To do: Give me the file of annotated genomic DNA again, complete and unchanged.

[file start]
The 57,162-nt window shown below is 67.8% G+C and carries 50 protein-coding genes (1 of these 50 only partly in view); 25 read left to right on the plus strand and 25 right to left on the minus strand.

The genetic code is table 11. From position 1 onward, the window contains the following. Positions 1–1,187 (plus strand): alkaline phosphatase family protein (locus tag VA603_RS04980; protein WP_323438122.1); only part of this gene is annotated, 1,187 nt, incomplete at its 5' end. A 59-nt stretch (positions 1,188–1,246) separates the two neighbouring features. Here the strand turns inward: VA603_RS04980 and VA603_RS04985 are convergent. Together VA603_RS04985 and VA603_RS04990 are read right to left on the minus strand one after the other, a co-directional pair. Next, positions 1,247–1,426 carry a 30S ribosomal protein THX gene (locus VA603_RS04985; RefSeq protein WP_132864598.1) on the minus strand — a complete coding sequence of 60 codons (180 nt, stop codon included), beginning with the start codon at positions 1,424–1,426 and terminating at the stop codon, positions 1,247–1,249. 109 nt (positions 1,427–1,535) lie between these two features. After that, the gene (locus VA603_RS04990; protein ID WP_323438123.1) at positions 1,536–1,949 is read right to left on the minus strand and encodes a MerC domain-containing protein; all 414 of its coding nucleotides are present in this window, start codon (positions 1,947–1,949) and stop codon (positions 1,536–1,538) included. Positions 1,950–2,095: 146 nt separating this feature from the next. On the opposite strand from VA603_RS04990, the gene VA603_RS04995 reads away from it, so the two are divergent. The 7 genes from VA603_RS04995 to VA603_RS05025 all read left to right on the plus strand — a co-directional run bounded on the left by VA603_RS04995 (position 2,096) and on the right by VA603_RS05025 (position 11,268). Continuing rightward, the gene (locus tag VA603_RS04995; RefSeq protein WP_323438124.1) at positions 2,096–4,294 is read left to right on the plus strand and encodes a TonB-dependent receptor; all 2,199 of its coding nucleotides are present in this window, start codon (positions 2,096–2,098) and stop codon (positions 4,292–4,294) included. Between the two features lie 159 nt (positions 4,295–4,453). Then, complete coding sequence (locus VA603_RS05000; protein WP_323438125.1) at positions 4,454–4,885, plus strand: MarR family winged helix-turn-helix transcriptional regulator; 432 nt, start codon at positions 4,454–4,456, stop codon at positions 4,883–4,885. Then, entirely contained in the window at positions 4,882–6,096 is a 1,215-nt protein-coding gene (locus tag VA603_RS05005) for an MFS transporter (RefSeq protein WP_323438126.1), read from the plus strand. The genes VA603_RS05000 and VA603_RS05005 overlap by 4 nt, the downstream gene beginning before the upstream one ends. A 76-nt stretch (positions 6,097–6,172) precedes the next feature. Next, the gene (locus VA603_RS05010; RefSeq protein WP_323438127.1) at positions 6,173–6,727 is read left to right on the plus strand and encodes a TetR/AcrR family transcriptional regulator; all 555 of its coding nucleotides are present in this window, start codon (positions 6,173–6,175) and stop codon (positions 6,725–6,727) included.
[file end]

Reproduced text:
The 57,162-nt window shown below is 67.8% G+C and carries 50 protein-coding genes (1 of these 50 only partly in view); 25 read left to right on the plus strand and 25 right to left on the minus strand.

The genetic code is table 11. From position 1 onward, the window contains the following. Positions 1–1,187 (plus strand): alkaline phosphatase family protein (locus tag VA603_RS04980; protein WP_323438122.1); only part of this gene is annotated, 1,187 nt, incomplete at its 5' end. A 59-nt stretch (positions 1,188–1,246) separates the two neighbouring features. Here the strand turns inward: VA603_RS04980 and VA603_RS04985 are convergent. Together VA603_RS04985 and VA603_RS04990 are read right to left on the minus strand one after the other, a co-directional pair. Next, positions 1,247–1,426 carry a 30S ribosomal protein THX gene (locus VA603_RS04985; RefSeq protein WP_132864598.1) on the minus strand — a complete coding sequence of 60 codons (180 nt, stop codon included), beginning with the start codon at positions 1,424–1,426 and terminating at the stop codon, positions 1,247–1,249. 109 nt (positions 1,427–1,535) lie between these two features. After that, the gene (locus VA603_RS04990; protein ID WP_323438123.1) at positions 1,536–1,949 is read right to left on the minus strand and encodes a MerC domain-containing protein; all 414 of its coding nucleotides are present in this window, start codon (positions 1,947–1,949) and stop codon (positions 1,536–1,538) included. Positions 1,950–2,095: 146 nt separating this feature from the next. On the opposite strand from VA603_RS04990, the gene VA603_RS04995 reads away from it, so the two are divergent. The 7 genes from VA603_RS04995 to VA603_RS05025 all read left to right on the plus strand — a co-directional run bounded on the left by VA603_RS04995 (position 2,096) and on the right by VA603_RS05025 (position 11,268). Continuing rightward, the gene (locus tag VA603_RS04995; RefSeq protein WP_323438124.1) at positions 2,096–4,294 is read left to right on the plus strand and encodes a TonB-dependent receptor; all 2,199 of its coding nucleotides are present in this window, start codon (positions 2,096–2,098) and stop codon (positions 4,292–4,294) included. Between the two features lie 159 nt (positions 4,295–4,453). Then, complete coding sequence (locus VA603_RS05000; protein WP_323438125.1) at positions 4,454–4,885, plus strand: MarR family winged helix-turn-helix transcriptional regulator; 432 nt, start codon at positions 4,454–4,456, stop codon at positions 4,883–4,885. Then, entirely contained in the window at positions 4,882–6,096 is a 1,215-nt protein-coding gene (locus tag VA603_RS05005) for an MFS transporter (RefSeq protein WP_323438126.1), read from the plus strand. The genes VA603_RS05000 and VA603_RS05005 overlap by 4 nt, the downstream gene beginning before the upstream one ends. A 76-nt stretch (positions 6,097–6,172) precedes the next feature. Next, the gene (locus VA603_RS05010; RefSeq protein WP_323438127.1) at positions 6,173–6,727 is read left to right on the plus strand and encodes a TetR/AcrR family transcriptional regulator; all 555 of its coding nucleotides are present in this window, start codon (positions 6,173–6,175) and stop codon (positions 6,725–6,727) included.